Trying again, this time in the high-performance real-time market, Encore turned to the Alpha 21064 to create the Infinity R/T Model 300, which first shipped in late 1994. By this point the massively-parallel market was being encroached on by machines made up of large numbers of commodity machines, and Encore released a single-CPU workstation running OSF/1, the Series 90 RT 3000. It was intended to be used either standalone, or as a node in a massively-parallel machine.

Encore also worked on a modified RISC design known as the RSX. This was intended to operate in two modes, one as a normal CPU node for clusters, and in a CONCEPT/32 compatibility mode, which emulated earlier custom hardware from the realtime side of the company. Encore continues to offer upgrade paths for their earlier systems, some of which date back to 1975.

Parts of the computing side of the company were sold off over the years, with the last major spin-off being their Storage Products Group, sold to Sun Microsystems in 1997.[3]

In 1998 Gores Technology Group acquired Encore Computer Corporation, and renamed it "Encore Real Time Computing." This left the company consisting primarily of their real-time group, and the original SEL core, returning to this business niche.

In 2002, Compro Computer Services, Inc. acquired Encore Real Time Computing, although most of the non-US offices still operate under the Encore name. Compro continues its support of SelBUS-based SEL, Gould and Encore Real Time Computing products, and offers an upgrade path with the Legacy Computer Replacement System (LCRS) hardware simulator.

A sample Encore Multimax system donated from the Naval Postgraduate School is in storage at the Computer History Museum.

References

  1. ^ Hydra Architecture Summary Revision 1.0. May 30, 1984.
  2. ^ Hydrabus CPU Specification Revision 2.0. Hydra Computer Systems, Inc. May, 1984
  3. ^

External links

  • Compro
This article was sourced from Creative Commons Attribution-ShareAlike License; additional terms may apply. World Heritage Encyclopedia content is assembled from numerous content providers, Open Access Publishing, and in compliance with The Fair Access to Science and Technology Research Act (FASTR), Wikimedia Foundation, Inc., Public Library of Science, The Encyclopedia of Life, Open Book Publishers (OBP), PubMed, U.S. National Library of Medicine, National Center for Biotechnology Information, U.S. National Library of Medicine, National Institutes of Health (NIH), U.S. Department of Health & Human Services, and USA.gov, which sources content from all federal, state, local, tribal, and territorial government publication portals (.gov, .mil, .edu). Funding for USA.gov and content contributors is made possible from the U.S. Congress, E-Government Act of 2002.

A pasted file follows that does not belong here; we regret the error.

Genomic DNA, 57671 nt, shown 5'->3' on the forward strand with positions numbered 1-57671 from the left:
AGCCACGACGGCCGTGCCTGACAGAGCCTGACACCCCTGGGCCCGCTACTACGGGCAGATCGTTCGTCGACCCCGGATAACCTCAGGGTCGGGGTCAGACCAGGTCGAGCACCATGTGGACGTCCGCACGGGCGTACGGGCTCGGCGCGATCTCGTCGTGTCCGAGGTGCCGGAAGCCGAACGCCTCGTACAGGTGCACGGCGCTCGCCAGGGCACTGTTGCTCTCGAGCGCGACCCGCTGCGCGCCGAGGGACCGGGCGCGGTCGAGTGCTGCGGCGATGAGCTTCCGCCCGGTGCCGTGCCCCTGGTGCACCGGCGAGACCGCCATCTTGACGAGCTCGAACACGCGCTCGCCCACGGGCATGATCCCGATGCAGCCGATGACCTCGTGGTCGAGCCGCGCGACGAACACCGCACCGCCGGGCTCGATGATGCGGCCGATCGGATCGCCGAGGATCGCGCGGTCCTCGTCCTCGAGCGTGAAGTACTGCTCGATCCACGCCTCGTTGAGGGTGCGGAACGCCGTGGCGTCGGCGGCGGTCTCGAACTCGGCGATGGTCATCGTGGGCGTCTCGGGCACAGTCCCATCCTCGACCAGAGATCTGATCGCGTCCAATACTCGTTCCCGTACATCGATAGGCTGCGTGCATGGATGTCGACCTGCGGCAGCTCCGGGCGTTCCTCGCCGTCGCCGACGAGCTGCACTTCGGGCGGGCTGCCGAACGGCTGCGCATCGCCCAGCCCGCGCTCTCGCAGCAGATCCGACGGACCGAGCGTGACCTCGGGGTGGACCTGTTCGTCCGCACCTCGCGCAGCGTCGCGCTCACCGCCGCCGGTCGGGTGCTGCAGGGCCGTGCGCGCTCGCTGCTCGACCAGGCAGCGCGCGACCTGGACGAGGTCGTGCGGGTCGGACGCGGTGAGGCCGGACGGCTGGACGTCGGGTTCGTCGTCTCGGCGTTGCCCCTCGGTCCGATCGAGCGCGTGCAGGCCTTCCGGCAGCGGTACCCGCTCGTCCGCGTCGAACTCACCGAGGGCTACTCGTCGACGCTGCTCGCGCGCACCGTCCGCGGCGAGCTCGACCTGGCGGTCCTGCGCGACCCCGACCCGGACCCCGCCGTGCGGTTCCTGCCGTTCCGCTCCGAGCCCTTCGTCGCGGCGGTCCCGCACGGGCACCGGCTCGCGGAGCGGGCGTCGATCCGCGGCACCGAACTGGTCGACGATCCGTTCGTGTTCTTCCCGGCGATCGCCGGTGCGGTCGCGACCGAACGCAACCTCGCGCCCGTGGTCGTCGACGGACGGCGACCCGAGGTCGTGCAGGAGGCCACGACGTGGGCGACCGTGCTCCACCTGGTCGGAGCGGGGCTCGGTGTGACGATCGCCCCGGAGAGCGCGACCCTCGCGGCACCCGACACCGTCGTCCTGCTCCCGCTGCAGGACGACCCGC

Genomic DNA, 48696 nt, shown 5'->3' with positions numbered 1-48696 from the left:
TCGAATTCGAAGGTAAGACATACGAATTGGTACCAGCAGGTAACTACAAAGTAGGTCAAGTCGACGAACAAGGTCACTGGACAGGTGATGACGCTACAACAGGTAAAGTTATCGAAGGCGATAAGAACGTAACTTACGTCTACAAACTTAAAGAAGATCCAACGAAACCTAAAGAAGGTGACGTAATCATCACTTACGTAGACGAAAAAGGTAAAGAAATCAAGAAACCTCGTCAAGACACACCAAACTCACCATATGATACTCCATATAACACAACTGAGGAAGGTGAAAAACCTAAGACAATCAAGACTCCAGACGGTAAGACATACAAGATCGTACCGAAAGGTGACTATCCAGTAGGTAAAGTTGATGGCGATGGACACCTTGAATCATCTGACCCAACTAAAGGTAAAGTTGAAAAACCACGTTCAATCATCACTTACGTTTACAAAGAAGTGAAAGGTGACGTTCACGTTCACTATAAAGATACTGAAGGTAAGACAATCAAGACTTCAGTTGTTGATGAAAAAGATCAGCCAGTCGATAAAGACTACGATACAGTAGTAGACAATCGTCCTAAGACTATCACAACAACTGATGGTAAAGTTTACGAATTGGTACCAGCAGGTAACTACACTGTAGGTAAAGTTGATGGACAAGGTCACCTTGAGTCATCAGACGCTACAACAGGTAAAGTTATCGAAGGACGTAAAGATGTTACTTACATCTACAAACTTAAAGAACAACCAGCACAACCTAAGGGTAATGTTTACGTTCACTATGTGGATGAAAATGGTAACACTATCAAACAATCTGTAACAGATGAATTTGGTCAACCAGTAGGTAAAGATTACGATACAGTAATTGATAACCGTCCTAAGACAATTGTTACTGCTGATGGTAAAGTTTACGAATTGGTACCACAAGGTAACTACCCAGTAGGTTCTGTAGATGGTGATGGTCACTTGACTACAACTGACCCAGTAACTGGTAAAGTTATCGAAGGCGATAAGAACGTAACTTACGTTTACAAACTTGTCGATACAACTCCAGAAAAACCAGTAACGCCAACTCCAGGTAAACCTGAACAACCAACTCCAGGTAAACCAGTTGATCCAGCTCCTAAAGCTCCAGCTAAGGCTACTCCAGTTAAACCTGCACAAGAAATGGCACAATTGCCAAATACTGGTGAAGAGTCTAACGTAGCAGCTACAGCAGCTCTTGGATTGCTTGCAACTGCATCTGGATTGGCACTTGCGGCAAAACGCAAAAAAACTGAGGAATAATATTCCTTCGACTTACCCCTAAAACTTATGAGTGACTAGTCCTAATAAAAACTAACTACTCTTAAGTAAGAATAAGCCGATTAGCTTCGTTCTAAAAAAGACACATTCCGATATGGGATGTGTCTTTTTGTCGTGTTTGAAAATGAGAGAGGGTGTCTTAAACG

Crowd sourced content that is contributed to World Heritage Encyclopedia is peer reviewed and edited by our editorial staff to ensure quality scholarly research articles.
 
By using this site, you agree to the Terms of Use and Privacy Policy. World Heritage Encyclopedia™ is a registered trademark of the World Public Library Association, a non-profit organization.
 


Copyright © World Library Foundation. All rights reserved. eBooks from Project Gutenberg are sponsored by the World Library Foundation,
a 501c(4) Member's Support Non-Profit Organization, and is NOT affiliated with any governmental agency or department.